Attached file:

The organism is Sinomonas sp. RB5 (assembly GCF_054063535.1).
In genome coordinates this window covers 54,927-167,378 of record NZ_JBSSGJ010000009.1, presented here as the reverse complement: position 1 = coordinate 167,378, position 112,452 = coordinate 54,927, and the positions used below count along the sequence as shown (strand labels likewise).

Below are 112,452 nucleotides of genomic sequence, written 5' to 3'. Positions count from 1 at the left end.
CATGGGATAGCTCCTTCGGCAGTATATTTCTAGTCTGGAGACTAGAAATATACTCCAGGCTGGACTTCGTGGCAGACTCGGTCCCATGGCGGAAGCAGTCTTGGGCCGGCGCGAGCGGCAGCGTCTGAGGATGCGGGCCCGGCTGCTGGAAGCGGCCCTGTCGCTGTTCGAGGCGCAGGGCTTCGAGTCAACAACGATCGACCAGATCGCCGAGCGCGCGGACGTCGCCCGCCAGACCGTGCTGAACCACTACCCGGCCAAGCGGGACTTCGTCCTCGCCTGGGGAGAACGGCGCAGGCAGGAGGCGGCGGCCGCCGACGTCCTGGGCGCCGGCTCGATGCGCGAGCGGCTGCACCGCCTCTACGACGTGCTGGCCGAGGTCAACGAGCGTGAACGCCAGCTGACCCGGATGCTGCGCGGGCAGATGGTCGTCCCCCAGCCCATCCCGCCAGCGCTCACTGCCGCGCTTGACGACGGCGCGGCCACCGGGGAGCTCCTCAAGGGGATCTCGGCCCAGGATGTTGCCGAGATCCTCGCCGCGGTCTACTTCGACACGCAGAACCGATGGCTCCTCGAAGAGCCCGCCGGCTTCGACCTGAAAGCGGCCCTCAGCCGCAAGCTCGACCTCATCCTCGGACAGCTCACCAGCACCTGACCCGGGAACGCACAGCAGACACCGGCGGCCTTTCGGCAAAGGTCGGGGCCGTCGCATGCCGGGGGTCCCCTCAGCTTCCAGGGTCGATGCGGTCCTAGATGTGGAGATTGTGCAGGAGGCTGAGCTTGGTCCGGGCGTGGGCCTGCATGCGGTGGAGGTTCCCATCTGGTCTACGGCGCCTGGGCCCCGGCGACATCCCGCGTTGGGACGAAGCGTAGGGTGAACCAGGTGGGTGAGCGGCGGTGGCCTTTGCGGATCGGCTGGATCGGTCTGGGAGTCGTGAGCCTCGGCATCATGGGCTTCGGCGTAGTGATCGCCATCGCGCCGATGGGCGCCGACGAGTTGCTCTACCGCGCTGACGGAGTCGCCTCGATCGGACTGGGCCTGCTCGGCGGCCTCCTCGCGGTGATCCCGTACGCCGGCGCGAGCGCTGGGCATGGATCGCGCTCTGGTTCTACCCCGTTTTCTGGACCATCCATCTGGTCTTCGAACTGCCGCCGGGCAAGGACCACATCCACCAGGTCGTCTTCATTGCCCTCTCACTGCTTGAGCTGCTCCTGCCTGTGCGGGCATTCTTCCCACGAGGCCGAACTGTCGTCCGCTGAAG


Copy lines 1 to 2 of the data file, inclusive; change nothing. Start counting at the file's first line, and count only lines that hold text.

The organism is Sinomonas sp. RB5 (assembly GCF_054063535.1).
In genome coordinates this window covers 54,927-167,378 of record NZ_JBSSGJ010000009.1, presented here as the reverse complement: position 1 = coordinate 167,378, position 112,452 = coordinate 54,927, and the positions used below count along the sequence as shown (strand labels likewise).